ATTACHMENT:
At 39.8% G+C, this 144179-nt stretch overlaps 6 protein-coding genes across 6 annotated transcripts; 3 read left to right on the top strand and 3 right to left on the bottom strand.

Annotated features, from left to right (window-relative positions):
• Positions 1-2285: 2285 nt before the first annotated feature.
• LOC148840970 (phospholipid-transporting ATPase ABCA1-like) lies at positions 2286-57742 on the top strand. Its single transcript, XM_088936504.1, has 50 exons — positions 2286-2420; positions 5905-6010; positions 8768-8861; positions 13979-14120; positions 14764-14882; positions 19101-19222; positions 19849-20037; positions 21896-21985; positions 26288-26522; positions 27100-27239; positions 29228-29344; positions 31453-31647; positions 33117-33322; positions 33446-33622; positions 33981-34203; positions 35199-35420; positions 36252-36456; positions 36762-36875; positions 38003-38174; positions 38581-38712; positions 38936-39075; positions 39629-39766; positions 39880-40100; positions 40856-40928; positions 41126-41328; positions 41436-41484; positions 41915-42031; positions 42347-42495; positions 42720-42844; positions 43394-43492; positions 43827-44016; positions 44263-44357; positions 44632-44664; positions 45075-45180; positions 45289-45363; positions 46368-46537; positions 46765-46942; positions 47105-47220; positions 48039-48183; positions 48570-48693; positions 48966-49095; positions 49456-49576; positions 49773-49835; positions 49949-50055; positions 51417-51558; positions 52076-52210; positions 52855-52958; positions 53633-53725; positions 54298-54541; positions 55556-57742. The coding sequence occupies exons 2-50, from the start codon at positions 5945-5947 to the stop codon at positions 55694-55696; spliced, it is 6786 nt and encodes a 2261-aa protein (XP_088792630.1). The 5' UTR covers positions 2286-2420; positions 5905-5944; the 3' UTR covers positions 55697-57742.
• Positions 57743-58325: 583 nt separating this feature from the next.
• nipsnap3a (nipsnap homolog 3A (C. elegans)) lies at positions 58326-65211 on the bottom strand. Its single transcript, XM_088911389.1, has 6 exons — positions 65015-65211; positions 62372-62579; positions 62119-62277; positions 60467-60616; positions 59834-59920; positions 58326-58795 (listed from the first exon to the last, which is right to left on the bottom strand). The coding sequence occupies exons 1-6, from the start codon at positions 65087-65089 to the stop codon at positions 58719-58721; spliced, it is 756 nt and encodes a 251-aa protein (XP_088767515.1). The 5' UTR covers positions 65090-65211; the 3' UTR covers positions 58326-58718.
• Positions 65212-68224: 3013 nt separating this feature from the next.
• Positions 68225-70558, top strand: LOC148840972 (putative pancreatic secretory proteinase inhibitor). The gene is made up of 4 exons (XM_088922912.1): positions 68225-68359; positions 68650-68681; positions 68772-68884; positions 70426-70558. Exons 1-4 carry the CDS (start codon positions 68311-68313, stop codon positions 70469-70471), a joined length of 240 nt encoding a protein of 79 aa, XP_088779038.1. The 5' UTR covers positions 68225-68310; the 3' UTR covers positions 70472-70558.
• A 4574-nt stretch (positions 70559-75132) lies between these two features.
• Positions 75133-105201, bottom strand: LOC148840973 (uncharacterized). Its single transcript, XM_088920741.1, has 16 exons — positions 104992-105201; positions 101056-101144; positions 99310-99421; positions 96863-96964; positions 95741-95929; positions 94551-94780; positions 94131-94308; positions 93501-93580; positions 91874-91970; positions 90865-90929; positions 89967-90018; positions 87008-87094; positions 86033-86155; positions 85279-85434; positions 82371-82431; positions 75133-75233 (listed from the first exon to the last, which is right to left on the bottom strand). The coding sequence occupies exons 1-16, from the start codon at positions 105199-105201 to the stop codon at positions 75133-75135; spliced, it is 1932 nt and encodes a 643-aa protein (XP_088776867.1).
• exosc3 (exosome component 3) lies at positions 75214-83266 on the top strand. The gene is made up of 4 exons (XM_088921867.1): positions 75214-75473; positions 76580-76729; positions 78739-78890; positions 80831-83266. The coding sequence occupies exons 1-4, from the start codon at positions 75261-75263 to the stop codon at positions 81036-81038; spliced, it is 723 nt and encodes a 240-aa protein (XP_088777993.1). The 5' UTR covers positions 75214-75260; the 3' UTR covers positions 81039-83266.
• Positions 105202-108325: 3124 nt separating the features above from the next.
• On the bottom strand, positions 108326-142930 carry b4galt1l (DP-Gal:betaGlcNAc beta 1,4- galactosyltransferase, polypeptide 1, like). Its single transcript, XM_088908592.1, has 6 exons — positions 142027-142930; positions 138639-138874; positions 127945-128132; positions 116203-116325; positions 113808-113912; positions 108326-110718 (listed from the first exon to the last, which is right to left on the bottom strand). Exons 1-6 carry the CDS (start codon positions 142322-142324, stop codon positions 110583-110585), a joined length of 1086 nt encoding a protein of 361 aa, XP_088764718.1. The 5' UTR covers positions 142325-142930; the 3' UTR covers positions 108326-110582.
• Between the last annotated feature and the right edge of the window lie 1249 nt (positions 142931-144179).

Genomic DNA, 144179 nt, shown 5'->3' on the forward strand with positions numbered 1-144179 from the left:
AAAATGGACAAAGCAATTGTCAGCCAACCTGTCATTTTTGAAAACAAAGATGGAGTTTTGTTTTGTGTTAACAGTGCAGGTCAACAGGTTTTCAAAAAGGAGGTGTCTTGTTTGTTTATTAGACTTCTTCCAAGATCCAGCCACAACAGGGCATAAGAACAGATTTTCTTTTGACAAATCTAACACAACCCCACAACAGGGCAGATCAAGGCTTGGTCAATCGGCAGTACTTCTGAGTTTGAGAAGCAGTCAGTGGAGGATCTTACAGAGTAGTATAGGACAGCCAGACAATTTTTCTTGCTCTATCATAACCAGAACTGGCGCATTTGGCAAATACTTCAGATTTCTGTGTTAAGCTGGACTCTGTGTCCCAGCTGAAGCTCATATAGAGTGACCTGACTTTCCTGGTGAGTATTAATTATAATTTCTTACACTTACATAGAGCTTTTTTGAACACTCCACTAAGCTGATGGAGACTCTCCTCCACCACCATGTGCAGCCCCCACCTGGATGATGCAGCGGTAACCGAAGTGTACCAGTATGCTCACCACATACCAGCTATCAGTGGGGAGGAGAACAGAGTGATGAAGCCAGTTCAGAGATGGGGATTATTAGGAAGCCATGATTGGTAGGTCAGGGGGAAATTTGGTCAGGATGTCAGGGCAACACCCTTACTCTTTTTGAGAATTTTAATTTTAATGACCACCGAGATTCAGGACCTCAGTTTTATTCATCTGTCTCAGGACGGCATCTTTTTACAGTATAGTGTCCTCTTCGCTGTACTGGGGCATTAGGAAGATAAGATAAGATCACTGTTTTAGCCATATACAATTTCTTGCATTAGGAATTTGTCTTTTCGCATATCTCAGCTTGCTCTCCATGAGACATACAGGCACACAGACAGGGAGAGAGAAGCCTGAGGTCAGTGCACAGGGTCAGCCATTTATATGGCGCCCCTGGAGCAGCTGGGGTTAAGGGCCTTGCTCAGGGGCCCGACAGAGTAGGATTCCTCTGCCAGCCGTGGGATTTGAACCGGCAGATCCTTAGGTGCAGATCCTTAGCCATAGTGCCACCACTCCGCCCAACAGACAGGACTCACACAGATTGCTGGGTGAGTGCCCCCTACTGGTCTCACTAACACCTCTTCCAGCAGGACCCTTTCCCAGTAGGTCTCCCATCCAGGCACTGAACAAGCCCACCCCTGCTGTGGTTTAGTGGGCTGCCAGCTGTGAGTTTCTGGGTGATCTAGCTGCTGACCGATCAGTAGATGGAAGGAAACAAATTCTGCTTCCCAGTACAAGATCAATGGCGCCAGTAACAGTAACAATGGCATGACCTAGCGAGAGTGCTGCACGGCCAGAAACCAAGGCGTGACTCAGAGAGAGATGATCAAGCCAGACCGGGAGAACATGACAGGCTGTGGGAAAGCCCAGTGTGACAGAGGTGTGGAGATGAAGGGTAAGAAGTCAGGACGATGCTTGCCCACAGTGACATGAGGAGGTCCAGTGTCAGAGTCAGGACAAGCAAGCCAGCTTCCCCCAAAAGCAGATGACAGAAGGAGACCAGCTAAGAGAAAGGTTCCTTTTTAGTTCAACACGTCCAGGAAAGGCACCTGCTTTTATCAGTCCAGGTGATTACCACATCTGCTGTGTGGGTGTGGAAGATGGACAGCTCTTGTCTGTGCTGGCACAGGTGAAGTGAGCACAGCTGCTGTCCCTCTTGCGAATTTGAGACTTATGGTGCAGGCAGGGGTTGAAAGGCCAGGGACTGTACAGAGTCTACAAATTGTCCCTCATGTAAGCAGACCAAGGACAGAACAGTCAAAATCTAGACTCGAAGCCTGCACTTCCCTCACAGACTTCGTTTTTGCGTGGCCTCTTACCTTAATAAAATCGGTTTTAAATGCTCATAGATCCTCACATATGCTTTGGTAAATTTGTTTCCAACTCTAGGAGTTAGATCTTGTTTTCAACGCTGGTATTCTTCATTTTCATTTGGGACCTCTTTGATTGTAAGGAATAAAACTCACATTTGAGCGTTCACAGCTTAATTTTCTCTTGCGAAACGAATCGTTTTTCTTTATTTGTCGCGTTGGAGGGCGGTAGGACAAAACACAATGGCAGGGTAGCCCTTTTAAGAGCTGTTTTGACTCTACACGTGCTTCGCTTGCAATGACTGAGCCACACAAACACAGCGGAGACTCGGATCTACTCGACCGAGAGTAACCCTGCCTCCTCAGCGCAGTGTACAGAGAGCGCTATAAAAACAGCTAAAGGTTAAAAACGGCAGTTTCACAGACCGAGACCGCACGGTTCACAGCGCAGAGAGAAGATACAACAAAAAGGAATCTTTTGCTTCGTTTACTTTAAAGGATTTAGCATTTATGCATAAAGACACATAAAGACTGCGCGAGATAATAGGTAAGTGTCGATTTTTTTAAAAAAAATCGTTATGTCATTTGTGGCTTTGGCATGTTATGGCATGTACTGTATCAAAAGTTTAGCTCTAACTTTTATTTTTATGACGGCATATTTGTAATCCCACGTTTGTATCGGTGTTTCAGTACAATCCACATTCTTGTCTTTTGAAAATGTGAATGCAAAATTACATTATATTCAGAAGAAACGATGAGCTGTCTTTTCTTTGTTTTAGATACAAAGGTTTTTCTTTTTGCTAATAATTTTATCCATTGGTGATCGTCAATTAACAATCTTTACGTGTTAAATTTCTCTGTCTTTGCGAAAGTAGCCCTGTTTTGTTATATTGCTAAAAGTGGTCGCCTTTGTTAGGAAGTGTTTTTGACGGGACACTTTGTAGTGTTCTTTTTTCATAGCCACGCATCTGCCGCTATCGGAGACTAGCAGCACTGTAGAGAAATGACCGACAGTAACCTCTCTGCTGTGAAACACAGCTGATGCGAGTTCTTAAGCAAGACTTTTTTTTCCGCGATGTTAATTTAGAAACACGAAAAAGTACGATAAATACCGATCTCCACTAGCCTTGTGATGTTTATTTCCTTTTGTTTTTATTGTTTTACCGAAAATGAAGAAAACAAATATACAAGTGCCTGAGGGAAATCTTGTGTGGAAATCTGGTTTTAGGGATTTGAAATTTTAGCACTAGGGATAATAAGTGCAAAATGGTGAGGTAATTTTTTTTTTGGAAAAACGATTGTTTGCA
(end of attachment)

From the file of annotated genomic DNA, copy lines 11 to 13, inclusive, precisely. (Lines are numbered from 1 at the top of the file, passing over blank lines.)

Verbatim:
• exosc3 (exosome component 3) lies at positions 75214-83266 on the top strand. The gene is made up of 4 exons (XM_088921867.1): positions 75214-75473; positions 76580-76729; positions 78739-78890; positions 80831-83266. The coding sequence occupies exons 1-4, from the start codon at positions 75261-75263 to the stop codon at positions 81036-81038; spliced, it is 723 nt and encodes a 240-aa protein (XP_088777993.1). The 5' UTR covers positions 75214-75260; the 3' UTR covers positions 81039-83266.
• Positions 105202-108325: 3124 nt separating the features above from the next.
• On the bottom strand, positions 108326-142930 carry b4galt1l (DP-Gal:betaGlcNAc beta 1,4- galactosyltransferase, polypeptide 1, like). Its single transcript, XM_088908592.1, has 6 exons — positions 142027-142930; positions 138639-138874; positions 127945-128132; positions 116203-116325; positions 113808-113912; positions 108326-110718 (listed from the first exon to the last, which is right to left on the bottom strand). Exons 1-6 carry the CDS (start codon positions 142322-142324, stop codon positions 110583-110585), a joined length of 1086 nt encoding a protein of 361 aa, XP_088764718.1. The 5' UTR covers positions 142325-142930; the 3' UTR covers positions 108326-110582.